Frequently asked questions: about iron history:
In this section we’ll provide some short (and some long) answers to your questions about the history of iron globally, in the United States, and here in the Upper Housatonic iron area. There are also some articles that you might find useful — for example, we’ve got a page all about the history of Beckley Furnace, and links to some outside sources with other answers.
Why did the iron industry in the Upper Housatonic Valley go away?
There were several reasons. First, the iron industry in our area was very slow to upgrade and make improvements. Only after 1900 were major technological improvements aggressively pursued. Second, demand shifted (particularly the railroads) from iron to steel. There were no doubt other factors, but those were the two most important ones.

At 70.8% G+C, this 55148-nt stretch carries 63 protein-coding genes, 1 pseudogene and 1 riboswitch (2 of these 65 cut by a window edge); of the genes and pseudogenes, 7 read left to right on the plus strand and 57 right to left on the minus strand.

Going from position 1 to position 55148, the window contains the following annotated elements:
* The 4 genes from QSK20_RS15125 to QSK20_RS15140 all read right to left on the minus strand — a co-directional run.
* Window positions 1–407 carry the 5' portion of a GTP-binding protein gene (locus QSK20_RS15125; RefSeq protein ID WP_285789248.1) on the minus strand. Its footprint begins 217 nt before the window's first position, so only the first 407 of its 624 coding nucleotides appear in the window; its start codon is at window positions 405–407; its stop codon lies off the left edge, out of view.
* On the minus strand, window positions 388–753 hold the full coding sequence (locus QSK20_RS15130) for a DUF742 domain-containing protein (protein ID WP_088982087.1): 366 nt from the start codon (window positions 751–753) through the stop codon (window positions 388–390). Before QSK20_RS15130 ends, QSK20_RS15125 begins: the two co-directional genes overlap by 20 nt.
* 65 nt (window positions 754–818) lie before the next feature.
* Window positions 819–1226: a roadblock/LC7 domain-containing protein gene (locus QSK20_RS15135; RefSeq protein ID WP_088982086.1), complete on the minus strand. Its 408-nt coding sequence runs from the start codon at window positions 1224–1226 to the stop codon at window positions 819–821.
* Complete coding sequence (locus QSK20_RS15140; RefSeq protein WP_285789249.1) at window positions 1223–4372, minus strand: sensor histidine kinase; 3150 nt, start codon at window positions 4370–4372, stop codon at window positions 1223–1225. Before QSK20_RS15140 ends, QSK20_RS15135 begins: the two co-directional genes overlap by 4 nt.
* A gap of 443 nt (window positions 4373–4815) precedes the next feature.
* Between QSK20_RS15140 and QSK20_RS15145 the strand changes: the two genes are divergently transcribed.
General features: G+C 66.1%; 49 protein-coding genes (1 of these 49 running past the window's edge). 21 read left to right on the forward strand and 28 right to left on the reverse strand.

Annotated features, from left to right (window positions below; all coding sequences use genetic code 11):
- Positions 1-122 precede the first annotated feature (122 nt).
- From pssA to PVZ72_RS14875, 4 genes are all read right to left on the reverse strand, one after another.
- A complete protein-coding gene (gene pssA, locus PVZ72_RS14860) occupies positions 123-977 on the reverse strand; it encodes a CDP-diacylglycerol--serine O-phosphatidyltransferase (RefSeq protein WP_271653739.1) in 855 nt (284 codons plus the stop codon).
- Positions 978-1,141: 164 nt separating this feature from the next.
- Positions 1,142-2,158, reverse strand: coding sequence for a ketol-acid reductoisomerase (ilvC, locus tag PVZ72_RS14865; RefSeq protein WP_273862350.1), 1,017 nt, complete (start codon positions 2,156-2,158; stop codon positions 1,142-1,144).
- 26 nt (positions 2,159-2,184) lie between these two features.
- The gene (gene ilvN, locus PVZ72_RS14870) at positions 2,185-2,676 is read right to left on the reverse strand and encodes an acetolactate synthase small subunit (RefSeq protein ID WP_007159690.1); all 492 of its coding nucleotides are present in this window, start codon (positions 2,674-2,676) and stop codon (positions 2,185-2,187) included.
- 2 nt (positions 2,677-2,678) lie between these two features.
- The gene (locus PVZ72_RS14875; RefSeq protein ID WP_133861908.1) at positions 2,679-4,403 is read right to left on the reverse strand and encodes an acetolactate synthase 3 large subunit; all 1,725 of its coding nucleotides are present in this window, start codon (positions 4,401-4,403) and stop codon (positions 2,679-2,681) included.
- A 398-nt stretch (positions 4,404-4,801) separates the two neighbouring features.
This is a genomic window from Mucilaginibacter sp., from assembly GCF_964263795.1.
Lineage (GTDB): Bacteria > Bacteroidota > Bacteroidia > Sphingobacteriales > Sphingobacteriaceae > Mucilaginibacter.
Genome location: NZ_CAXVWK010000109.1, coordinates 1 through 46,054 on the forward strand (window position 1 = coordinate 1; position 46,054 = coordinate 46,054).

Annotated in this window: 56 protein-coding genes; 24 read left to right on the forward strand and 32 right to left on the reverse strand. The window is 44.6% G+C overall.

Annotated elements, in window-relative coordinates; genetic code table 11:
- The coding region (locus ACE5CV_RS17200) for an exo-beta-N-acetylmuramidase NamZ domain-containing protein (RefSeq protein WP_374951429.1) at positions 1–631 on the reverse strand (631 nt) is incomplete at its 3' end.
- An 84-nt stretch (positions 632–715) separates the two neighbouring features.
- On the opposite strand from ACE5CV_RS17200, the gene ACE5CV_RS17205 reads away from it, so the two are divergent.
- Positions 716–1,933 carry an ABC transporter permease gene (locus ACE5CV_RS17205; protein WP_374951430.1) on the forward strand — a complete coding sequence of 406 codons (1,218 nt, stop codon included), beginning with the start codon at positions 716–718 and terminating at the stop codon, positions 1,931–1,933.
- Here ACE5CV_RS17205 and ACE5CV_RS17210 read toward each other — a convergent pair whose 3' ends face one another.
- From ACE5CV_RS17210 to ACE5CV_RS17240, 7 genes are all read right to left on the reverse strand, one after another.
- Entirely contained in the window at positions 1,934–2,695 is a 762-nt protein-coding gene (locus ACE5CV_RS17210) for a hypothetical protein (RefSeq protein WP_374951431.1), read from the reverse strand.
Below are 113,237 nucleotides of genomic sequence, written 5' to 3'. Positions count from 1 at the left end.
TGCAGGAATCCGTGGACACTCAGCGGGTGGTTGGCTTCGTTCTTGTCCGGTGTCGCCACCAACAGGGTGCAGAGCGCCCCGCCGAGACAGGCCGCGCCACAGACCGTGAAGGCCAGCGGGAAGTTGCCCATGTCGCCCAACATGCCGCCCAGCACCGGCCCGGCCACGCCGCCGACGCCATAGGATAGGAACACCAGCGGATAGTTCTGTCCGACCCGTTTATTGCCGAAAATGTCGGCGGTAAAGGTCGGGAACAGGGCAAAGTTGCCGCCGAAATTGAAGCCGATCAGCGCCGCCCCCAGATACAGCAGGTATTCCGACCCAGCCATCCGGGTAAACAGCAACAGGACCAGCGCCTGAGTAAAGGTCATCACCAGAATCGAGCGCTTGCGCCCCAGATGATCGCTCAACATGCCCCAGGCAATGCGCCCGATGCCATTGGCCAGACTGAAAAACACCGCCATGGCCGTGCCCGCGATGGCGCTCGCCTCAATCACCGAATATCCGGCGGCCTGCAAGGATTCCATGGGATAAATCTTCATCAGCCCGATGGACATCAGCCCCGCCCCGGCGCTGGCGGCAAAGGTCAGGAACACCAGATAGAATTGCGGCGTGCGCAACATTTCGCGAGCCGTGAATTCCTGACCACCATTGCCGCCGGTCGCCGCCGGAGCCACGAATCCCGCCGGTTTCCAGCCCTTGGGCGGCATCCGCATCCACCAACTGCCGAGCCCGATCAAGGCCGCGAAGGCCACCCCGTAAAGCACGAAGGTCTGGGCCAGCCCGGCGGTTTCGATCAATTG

Who were Barnum and Richardson?
The short answer is that their company was the owner of Beckley Furnace for most of its active life, as well as eleven other blast furnaces in the general area, plus foundries and forges in Lime Rock where iron goods, especially railroad car wheels, were made.
Was the Barnum in Barnum and Richardson a relative of P.T.Barnum, the showman?
Yes, William H. Barnum was a third cousin once removed of P.T. Barnum. They knew each other, and during P.T. Barnum’s very short career in politics, William H. Barnum defeated P.T. Barnum for Congress. They were not friends.